July 21, 2017
The Unwanteds by Lisa McMann
I’ve always been fascinated by the tween and teen dystopia novels. Recently, of course, there have been The Hunger Games and Divergence. But before that, there was The Tripod Trilogy by John Christoper, the Matched series by Ally Condie, The Giver by Lois Lowrie, and more. There’s something riveting about peering into these dysfunctional and frightening universes, and seeing the strengths of the heroes who fight to create better worlds.
My nieces Hazel and Charlotte are super-readers, and when they came to Portland to visit last month, they recommended reading The Unwanteds, which tells the tale of a world where 13-year-olds are sorted into Wanted, Necessary (who both get to stay in the Land of Quill), and for those unlucky ones deemed Unwanted, there is Elimination. And the Unwanted are the ones who show any spark of originality or creativity. Alex and Aaron are twins who face this uncertain future together, though both know the likely results. It’s hard for Alex to leave his twin behind, but Aaron immediately sets his heart to forgetting his brother, as the people of Quill expect him to. But instead of the “Death Farm” he expects, Alex discovers the magical and wonderful world of Artimé, where he and his fellow Unwanteds nurture their creativity and learn to use magic to enhance their talents. The twins have a hand in bringing the two worlds together in a strange, terrifying, and wondrous way–and with surprising results. The magic reminds me of Harry Potter at Hogwarts, and the world of Quill a bit of The Hunger Games. I’ve only read the first, but look forward to the whole series (seven books so far).
I’ve just recommended the series to Molly and Jacob and I’m awaiting their reviews. We’ll keep you posted!
July 14, 2017
Cleopatra in Space: The Golden Lion by Mike Maihak
Make time in your summer reading for the fourth in the graphic novel series CLEOPATRA IN SPACE. If you haven’t read the first three books, you might want to check out our reviews here and here.
Cleopatra is a unique and appealing character. And I especially love futuristic Egypt with its cool pyramid skyscrapers. The adventures continue in this latest episode, with Cleopatra venturing to the icy planet Cada’duun to battle with a new enemy who has been instructed ti destroy the Golden Lion. The Golden Lion, by the way, has been located on Cada’duun and Cleopatra has a difficult challenge, since the Lion itself is a star with immeasurable energy that could destroy them all if weaponized. Cleo herself is such a great superhero, not to mention her friends as well as the villains. The series just gets better and better!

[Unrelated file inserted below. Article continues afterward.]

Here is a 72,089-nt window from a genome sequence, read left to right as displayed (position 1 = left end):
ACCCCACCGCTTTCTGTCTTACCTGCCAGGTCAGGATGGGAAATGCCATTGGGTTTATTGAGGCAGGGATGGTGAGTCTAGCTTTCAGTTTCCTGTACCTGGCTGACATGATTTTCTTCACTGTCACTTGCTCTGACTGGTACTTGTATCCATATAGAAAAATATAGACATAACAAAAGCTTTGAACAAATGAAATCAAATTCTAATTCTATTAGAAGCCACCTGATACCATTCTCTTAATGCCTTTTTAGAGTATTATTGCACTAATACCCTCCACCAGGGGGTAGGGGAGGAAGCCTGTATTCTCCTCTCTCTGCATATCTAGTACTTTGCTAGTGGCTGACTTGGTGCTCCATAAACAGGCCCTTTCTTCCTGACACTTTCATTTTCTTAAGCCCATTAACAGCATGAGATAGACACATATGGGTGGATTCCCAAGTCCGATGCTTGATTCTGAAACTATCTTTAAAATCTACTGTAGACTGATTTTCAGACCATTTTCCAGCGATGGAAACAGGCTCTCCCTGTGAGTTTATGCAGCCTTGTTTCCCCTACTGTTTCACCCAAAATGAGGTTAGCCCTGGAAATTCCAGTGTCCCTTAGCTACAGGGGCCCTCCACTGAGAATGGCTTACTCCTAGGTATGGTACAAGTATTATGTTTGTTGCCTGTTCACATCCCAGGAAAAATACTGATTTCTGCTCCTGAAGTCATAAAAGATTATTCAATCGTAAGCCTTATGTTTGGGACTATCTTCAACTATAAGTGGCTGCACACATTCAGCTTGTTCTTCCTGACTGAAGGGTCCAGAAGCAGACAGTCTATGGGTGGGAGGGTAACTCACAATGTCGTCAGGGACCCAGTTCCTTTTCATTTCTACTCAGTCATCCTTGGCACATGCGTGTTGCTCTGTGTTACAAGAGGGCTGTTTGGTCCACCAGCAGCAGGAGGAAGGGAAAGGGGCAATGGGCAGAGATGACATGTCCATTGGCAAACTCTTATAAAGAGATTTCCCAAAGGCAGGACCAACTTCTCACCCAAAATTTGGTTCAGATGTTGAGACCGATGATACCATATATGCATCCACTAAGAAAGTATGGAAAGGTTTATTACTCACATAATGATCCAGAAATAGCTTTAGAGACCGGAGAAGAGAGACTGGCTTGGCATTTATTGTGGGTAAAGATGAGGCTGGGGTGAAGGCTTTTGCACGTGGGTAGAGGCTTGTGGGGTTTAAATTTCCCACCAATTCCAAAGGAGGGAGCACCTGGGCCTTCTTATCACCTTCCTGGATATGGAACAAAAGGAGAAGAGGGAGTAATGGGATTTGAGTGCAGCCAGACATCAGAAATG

July 9, 2017
The Hate You Give by Angie Thomas
Such an important new book! Not only is the plot line riveting, the characters believable and intriguing, and the writing engaging, the novel is important and topical, emotional and powerful. I’m not the first reader or reviewer that sees it as a soon-to-be classic. This gut-wrenching novel shows the battle for justice of a brave young woman, Starr, as she experiences the death of friends, racial stereotypes, as well as the support and care of a loving family. The book, inspired by the Black Lives Matter movement, humanizes situations that are portrayed in the media, from every angle. This is a masterful feat, as the story is told from one point of view, Starr’s, which makes it easier to be drawn into the compelling narrative. I recommend this book for every reader in high school and older. John Green’s review says it all: “Stunning, brilliant, gut-wreching. . .” To avoid spoilers, I am not going to summarize the plot–just trust me on this and get your hands on the book!
June 30, 2017
If you haven’t become addicted to the best of tween graphic novels, you have no excuse to wait. This year, two new additions have swept onto the scene, captivating young readers–and their older siblings and parents as well. Both books are memoirs in the same vein as Cece Bell’s El Deafo, exploring with truth, pathos, and humor the ups and downs of friendship and life at school with in and out groups. Shannon Hale is a well-known award-winning writer, turning to the genre of the graphic novel for the first time as she teams up with best-selling illustrator LeUyen Pham, while Terri Libenson makes her debut. We highly recommend both novels to start off your summer reading.
Real Friends by Shannon Hale, illustrated by LeUyen Pham